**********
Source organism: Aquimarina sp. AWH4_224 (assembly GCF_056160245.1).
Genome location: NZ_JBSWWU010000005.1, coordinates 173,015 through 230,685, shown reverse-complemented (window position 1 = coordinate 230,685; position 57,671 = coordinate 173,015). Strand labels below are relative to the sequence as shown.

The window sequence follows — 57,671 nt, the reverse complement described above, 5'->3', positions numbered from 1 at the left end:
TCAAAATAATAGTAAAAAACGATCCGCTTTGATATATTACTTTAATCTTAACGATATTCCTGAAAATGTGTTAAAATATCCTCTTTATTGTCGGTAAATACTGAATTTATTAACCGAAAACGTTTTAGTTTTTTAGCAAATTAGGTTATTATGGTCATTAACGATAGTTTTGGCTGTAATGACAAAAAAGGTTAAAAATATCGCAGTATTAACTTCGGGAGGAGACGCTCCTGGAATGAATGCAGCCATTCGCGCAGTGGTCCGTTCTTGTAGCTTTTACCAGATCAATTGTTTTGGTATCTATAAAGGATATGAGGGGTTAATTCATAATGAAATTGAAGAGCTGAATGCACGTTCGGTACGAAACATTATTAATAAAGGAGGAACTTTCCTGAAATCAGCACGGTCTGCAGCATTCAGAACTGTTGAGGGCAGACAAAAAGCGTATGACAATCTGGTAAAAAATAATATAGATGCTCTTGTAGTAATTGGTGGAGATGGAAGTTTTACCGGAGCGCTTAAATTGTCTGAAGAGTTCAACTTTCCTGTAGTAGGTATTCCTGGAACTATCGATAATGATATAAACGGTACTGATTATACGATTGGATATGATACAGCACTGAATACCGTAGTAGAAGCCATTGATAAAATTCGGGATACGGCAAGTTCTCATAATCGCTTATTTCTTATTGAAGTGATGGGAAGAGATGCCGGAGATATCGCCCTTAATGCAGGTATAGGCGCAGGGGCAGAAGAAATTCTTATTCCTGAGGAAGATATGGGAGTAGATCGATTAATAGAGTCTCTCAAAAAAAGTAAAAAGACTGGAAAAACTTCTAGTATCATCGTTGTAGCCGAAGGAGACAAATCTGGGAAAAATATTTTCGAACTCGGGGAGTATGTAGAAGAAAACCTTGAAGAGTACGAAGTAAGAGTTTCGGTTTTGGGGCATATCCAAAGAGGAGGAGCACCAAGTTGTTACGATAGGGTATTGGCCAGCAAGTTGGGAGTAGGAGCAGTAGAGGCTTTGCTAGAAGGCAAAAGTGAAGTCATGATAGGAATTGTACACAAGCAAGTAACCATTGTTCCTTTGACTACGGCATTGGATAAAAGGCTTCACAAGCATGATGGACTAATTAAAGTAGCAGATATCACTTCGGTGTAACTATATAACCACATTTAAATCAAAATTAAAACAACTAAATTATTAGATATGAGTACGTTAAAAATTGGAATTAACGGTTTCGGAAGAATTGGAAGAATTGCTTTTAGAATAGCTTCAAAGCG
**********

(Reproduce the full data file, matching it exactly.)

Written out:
Source organism: Aquimarina sp. AWH4_224 (assembly GCF_056160245.1).
Genome location: NZ_JBSWWU010000005.1, coordinates 173,015 through 230,685, shown reverse-complemented (window position 1 = coordinate 230,685; position 57,671 = coordinate 173,015). Strand labels below are relative to the sequence as shown.

The window sequence follows — 57,671 nt, the reverse complement described above, 5'->3', positions numbered from 1 at the left end:
TCAAAATAATAGTAAAAAACGATCCGCTTTGATATATTACTTTAATCTTAACGATATTCCTGAAAATGTGTTAAAATATCCTCTTTATTGTCGGTAAATACTGAATTTATTAACCGAAAACGTTTTAGTTTTTTAGCAAATTAGGTTATTATGGTCATTAACGATAGTTTTGGCTGTAATGACAAAAAAGGTTAAAAATATCGCAGTATTAACTTCGGGAGGAGACGCTCCTGGAATGAATGCAGCCATTCGCGCAGTGGTCCGTTCTTGTAGCTTTTACCAGATCAATTGTTTTGGTATCTATAAAGGATATGAGGGGTTAATTCATAATGAAATTGAAGAGCTGAATGCACGTTCGGTACGAAACATTATTAATAAAGGAGGAACTTTCCTGAAATCAGCACGGTCTGCAGCATTCAGAACTGTTGAGGGCAGACAAAAAGCGTATGACAATCTGGTAAAAAATAATATAGATGCTCTTGTAGTAATTGGTGGAGATGGAAGTTTTACCGGAGCGCTTAAATTGTCTGAAGAGTTCAACTTTCCTGTAGTAGGTATTCCTGGAACTATCGATAATGATATAAACGGTACTGATTATACGATTGGATATGATACAGCACTGAATACCGTAGTAGAAGCCATTGATAAAATTCGGGATACGGCAAGTTCTCATAATCGCTTATTTCTTATTGAAGTGATGGGAAGAGATGCCGGAGATATCGCCCTTAATGCAGGTATAGGCGCAGGGGCAGAAGAAATTCTTATTCCTGAGGAAGATATGGGAGTAGATCGATTAATAGAGTCTCTCAAAAAAAGTAAAAAGACTGGAAAAACTTCTAGTATCATCGTTGTAGCCGAAGGAGACAAATCTGGGAAAAATATTTTCGAACTCGGGGAGTATGTAGAAGAAAACCTTGAAGAGTACGAAGTAAGAGTTTCGGTTTTGGGGCATATCCAAAGAGGAGGAGCACCAAGTTGTTACGATAGGGTATTGGCCAGCAAGTTGGGAGTAGGAGCAGTAGAGGCTTTGCTAGAAGGCAAAAGTGAAGTCATGATAGGAATTGTACACAAGCAAGTAACCATTGTTCCTTTGACTACGGCATTGGATAAAAGGCTTCACAAGCATGATGGACTAATTAAAGTAGCAGATATCACTTCGGTGTAACTATATAACCACATTTAAATCAAAATTAAAACAACTAAATTATTAGATATGAGTACGTTAAAAATTGGAATTAACGGTTTCGGAAGAATTGGAAGAATTGCTTTTAGAATAGCTTCAAAGCG